Do you know if your blood pressure is too high, or too low or is it just right? It is often hard to tell as there as there are no specific symptoms to watch out for.

Blood pressure is a measure of the amount of force exerted on your artery walls by your heart pumping blood around your body. It is naturally higher during exercise but if it is high when you are at rest then your heart is being overworked and you are putting a lot of stress on your blood vessels which will make you more vulnerable to having a heart attack or stroke in the long term.

Your blood pressure is considered too high if your systolic pressure (the pressure when your heart pumps blood to your body) is greater than 140mm Hg and when your diastolic pressure (the pressure in your arteries when your heart is filling up) is greater than 90 mm Hg.

High blood pressure is more common in men as compared to women before the age of 50 years old and 1 in 7 Australians have high blood pressure (or hypertension). It is a combination of genetic and environmental factors that can contribute to this but it is essentially a warning sign that something in your lifestyle needs to change.

Some factors that contribute to hypertension include:

  • Chronic stress
  • Obesity
  • A diet high in processed foods (as these generally contain too much poor quality salt and trans fats)
  • Consuming too much alcohol
  • Smoking
  • Not exercising enough
  • Some medications

Leading a healthy lifestyle is one of the best ways to both treat and prevent hypertension, and most diseases to be honest. 40% of people can successfully lower their blood pressure just by making adjustments to their lifestyle. The others need some extra support and clinical evidence shows a potentially positive effect with treatments such as acupuncture and Chinese medicine. A meta-analysis of randomised sham-controlled clinical trials (Li 2014) showed that Acupuncture plus medication is superior to just taking medication alone.

So take a look at the factors that contribute to hypertension and see what changes you can make in your life. Most of these factors contribute to ill health in general so making changes will help you feel better at so many levels.  Nearly half of people aged 50 or older take at least five drugs or supplements on a typical day so if you can make some lifestyle changes then you may not need to spend the rest of your life popping pills with unpleasant side effects.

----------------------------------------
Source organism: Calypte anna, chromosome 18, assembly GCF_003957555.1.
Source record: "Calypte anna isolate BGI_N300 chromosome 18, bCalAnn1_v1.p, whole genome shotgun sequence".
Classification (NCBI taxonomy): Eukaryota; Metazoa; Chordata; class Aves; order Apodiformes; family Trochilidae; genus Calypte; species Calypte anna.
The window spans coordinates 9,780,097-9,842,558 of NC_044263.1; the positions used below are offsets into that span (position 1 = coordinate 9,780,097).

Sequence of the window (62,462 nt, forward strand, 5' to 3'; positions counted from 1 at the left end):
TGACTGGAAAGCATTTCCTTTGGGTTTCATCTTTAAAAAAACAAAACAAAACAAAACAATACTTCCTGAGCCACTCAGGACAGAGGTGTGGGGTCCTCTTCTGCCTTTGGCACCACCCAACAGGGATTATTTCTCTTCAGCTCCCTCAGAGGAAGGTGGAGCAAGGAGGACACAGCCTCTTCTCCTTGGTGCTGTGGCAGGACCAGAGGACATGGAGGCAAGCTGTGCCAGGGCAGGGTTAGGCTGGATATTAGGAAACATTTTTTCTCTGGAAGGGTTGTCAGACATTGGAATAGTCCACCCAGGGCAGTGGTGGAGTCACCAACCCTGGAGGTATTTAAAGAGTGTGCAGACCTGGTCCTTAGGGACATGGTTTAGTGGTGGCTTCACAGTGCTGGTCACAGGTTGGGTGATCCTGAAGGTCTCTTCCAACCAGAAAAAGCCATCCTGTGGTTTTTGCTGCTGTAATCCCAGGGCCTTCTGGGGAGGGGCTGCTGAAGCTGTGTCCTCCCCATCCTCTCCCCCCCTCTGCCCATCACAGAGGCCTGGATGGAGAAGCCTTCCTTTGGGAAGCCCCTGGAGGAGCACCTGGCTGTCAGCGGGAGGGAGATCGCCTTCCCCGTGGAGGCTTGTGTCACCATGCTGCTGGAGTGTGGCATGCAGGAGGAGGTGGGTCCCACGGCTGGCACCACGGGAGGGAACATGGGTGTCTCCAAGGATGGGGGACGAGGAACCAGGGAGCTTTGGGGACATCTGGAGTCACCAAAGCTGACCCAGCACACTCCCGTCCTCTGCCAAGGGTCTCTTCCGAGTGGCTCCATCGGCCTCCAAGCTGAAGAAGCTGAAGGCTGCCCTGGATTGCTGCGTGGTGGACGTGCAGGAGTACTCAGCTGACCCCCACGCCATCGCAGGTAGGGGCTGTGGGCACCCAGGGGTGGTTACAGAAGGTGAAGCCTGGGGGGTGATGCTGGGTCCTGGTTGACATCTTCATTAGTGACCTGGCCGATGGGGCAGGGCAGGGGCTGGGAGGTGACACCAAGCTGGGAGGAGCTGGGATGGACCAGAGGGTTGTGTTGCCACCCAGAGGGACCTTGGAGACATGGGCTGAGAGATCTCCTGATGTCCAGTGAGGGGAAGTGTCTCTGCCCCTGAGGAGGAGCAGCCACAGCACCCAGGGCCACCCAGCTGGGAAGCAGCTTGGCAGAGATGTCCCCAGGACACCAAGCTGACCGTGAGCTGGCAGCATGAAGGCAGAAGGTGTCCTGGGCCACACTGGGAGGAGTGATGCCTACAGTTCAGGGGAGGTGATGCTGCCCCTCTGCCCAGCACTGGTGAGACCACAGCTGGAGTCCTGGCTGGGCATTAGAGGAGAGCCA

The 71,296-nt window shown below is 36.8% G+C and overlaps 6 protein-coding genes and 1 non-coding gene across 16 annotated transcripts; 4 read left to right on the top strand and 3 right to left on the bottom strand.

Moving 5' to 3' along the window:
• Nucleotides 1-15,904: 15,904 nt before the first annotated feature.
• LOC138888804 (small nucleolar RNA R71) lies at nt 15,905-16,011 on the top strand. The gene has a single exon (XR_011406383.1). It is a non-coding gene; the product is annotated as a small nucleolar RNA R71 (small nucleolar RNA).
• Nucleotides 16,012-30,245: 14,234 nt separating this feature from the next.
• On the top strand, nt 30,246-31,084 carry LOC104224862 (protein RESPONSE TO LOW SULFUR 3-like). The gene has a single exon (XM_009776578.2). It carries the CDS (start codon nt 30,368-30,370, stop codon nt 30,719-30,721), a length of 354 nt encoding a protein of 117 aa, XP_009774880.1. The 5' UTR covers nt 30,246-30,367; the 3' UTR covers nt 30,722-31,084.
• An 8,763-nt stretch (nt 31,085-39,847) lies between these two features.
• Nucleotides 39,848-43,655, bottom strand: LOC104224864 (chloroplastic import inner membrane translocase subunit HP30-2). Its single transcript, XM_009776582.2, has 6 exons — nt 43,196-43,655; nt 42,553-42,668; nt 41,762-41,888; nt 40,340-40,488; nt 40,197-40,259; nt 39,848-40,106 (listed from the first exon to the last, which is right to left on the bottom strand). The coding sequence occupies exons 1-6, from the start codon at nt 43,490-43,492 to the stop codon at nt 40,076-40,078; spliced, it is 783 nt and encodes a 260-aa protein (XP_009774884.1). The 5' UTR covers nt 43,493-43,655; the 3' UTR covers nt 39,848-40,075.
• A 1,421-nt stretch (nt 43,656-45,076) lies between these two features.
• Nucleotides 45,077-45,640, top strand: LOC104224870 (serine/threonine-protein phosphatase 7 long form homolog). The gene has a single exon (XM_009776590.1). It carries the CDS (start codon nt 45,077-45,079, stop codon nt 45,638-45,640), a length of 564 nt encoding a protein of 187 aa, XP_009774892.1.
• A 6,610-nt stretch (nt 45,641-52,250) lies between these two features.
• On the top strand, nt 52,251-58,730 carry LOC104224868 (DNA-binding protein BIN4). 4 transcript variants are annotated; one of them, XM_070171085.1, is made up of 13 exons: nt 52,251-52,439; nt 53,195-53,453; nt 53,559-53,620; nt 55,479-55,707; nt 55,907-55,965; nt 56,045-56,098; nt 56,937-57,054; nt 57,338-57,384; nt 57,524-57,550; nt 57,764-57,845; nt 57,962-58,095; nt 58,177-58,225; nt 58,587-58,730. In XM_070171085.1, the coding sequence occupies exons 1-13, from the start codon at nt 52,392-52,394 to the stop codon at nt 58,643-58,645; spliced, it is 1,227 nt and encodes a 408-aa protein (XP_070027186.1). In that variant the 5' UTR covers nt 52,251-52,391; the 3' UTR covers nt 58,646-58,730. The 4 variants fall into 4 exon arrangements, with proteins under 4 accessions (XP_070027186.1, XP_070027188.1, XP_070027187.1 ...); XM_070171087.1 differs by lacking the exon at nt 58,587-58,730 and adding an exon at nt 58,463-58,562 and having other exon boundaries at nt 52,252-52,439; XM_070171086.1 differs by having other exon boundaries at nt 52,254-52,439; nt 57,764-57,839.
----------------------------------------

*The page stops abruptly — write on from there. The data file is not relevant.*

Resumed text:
Often the best first step is to start introducing some exercise into your daily routine. Make the time to get out into nature and have a swim at the beach or a walk around the park. With the weather starting to warm up this will be easier to do. Getting some exercise will encourage you to breath more deeply and help shift you out of stress mode as well as helping you to lose weight.

The next step is to start eating real FOOD (Fresh vegetables and fruit, Occasional meat, Omega-3 fatty acids, Drink plenty of fresh water) and cut out the CRAP (Carbonated drinks, Refined sugars, Artificial sweeteners, Processed food). Nourishing your body will help you have more energy to do the things you want to do as well as cope with the things you don’t want to do. You will also notice your weight begin to drop.

These two step alone already address most of the issues related to high blood pressure and as you start to feel better, less stressed and more energised it will become easier to cut back on alcohol and smoking which will help you feel even more amazing.

If you need help with any of these steps, then see your local Chinese medicine practitioner. As noted above acupuncture can help you lower your blood pressure. It can also help lower your stress levels. It is beneficial to rebalance your metabolism, help you lose weight and help lift your energy levels. Acupuncture can also help you quit smoking and detox from any substance abuse. Ideally 2-3 treatments per week for a month can give you lasting results but even treatments once per week over 2-3 months can be extremely beneficial.

What if you have low blood pressure or hypotension? Low blood pressure can contribute to feelings of dizziness, weakness, fatigue, or fainting.

Some factors that contribute to hypotension include:

  • Blood loss
  • Dehydration
  • Pregnancy
  • Some medications

Once again you can help yourself by eating well to support your body in replenishing its blood supply and drinking enough to stay well hydrated. Acupuncture can help support you through your pregnancy or help bring you back into balance if you have a regular heavy menstrual cycle or have just had surgery.

Whether your blood pressure is too high or too low you can make a change and change your life.

Your feedback and questions are always welcome so please leave a comment below.

For further information on Chinese Medicine  contact  Tania Grasseschi (Acupuncture, Chinese Herbs and Wholefood counselling). Tania is a practitioner of Traditional Chinese Medicine  (AHPRA  registered) in  Kingsford  and  is a Contract Academic  at the  Endeavour College of Natural Health  Sydney campus.